Fonzie also had his whimsical traits as well, including a devotion to the Lone Ranger; in the season 9 episode Hi-Yo Fonzie, Away! the gang, for his birthday, arrange for Fonzie to meet the Masked Man in person (played by John Hart, who actually played the Lone Ranger in 1953). At the end of their brief meeting (during which Fonzie is nearly speechless), the Lone Ranger even gives Fonzie one of his silver bullets.
Friendship with Richie Edit
Fonzie is shown to have respect for people courageous enough to stand up to what's right no matter what the cost. When Richie first met Fonzie while he was a member of a gang called the Falcons, Fonzie initially resented him and threatened to beat him up, but when Richie refused to back down, Fonzie told him "you got guts".
Fonzie regards Richie's two closest friends, Ralph Malph and Potsie Weber, as nerds, largely because of their collective willingness to do virtually anything to fit in. Contrary to Ralph and Potsie, Richie doesn't readily compromise his own principles, and on occasion even stands up to Fonzie himself. Consequently, Fonzie grows to admire Richie and over time becomes fond of him, eventually calling him his best friend.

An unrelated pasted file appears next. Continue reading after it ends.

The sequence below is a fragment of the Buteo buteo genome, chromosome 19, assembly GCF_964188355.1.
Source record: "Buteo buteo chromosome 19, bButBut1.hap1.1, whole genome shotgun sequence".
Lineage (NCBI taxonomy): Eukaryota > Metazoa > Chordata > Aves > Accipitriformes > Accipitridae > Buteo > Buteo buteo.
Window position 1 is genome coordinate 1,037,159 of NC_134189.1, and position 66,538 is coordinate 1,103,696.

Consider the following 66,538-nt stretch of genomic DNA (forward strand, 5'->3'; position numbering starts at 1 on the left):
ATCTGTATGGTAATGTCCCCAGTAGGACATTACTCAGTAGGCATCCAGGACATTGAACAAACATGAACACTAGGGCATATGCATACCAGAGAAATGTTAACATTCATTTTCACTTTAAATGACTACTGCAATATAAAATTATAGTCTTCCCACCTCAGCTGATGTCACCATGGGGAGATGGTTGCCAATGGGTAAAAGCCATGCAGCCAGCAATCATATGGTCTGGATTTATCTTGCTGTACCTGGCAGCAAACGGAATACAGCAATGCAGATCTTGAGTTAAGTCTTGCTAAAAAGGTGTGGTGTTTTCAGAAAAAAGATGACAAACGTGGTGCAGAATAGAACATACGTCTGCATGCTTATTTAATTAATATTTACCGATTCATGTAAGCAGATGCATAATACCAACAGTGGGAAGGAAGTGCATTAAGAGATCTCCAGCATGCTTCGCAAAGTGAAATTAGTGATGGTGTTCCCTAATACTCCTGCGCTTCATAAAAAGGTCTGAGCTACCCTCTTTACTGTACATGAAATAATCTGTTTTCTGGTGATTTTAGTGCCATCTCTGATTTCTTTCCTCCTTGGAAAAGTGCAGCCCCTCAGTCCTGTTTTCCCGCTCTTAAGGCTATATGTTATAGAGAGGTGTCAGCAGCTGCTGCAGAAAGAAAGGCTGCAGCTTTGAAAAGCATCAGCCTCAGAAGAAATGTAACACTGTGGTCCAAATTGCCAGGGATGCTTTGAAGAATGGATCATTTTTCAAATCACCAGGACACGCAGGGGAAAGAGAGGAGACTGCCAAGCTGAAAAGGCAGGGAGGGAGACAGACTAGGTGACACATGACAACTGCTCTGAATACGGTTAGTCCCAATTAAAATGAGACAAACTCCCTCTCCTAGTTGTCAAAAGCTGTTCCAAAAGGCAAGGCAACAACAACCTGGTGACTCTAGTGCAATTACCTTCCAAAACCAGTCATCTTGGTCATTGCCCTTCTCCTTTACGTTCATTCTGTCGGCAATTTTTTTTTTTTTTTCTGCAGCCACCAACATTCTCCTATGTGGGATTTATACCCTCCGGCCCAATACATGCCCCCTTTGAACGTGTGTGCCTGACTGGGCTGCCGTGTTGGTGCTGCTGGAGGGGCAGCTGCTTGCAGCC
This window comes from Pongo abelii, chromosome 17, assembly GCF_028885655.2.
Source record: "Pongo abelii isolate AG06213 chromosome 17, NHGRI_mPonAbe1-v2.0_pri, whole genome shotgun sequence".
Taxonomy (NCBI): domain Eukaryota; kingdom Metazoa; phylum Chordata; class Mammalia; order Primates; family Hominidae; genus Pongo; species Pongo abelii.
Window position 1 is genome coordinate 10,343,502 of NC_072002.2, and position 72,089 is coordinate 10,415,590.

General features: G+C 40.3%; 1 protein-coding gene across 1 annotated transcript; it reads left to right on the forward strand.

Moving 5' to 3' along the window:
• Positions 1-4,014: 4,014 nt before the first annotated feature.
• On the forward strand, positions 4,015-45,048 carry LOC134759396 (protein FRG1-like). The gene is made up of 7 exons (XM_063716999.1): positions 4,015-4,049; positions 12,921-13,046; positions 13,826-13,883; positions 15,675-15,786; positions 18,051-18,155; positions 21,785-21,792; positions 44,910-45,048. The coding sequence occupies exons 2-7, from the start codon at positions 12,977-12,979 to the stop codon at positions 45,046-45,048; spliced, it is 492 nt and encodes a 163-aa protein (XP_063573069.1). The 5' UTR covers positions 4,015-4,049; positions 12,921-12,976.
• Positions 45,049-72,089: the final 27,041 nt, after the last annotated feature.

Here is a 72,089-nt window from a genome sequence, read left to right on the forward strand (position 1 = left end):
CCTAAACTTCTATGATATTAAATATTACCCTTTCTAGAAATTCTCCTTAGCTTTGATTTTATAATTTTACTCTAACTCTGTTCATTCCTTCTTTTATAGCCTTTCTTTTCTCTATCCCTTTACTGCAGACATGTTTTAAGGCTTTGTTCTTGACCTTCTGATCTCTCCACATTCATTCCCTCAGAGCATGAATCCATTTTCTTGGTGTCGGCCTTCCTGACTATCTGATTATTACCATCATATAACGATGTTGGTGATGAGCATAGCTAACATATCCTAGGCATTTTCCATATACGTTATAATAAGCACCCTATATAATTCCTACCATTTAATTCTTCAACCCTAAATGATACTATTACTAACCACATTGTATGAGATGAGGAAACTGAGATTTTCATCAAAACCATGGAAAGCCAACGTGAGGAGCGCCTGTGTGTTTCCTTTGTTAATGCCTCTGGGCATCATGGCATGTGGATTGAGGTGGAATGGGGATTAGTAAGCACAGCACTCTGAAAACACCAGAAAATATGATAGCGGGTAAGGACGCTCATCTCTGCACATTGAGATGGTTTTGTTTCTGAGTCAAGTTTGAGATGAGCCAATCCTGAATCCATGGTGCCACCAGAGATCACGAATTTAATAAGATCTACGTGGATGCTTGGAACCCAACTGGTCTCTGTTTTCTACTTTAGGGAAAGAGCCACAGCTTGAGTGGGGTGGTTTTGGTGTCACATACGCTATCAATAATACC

The Cunninghams Edit
Beginning in Season 3, despite Howard's reservations (though they needed the extra money), Fonzie moved into the attic apartment above the garage at Richie's house, and though things got off to a rocky start, all of the Cunninghams became like Fonzie's family.
- He became much closer to Joanie, affectionately calling her "Shortcake", and eventually became like another brother to her after Richie left.
- Marion, became Fonzie's surrogate mother, and is the only one permitted to call him by his real name, Arthur. She is also the only woman who can make Fonzie blush when she kisses him on the cheek.
- Though he still does not approve of his lifestyle, Howard gradually becomes closer to Fonzie and treats him with more and more respect as well.
The Women Edit
Another significant part of Fonzie's reputation was his enormous success with women. Very few women turned down his advances or made him nervous. While displaying something of a Casanova-like behavior, he always treated with utmost respect whomever he was with. His success with women made him a frequent source of advice for most of the other males in his circle of friends (Richie, Potsie, Ralph, and Chachi).
In Season 10, Fonzie began a long-term relationship with a single mother (Linda Purl), but it didn't last. During the series, Fonzie never married, although in Season 2 he almost did, but Howard found out that Fonzie's fiancee worked as a stripper and was keeping it a secret from him.
The Leather Jacket Edit
Another of Fonzie's trademarks was his black leather jacket, which he was almost always seen wearing.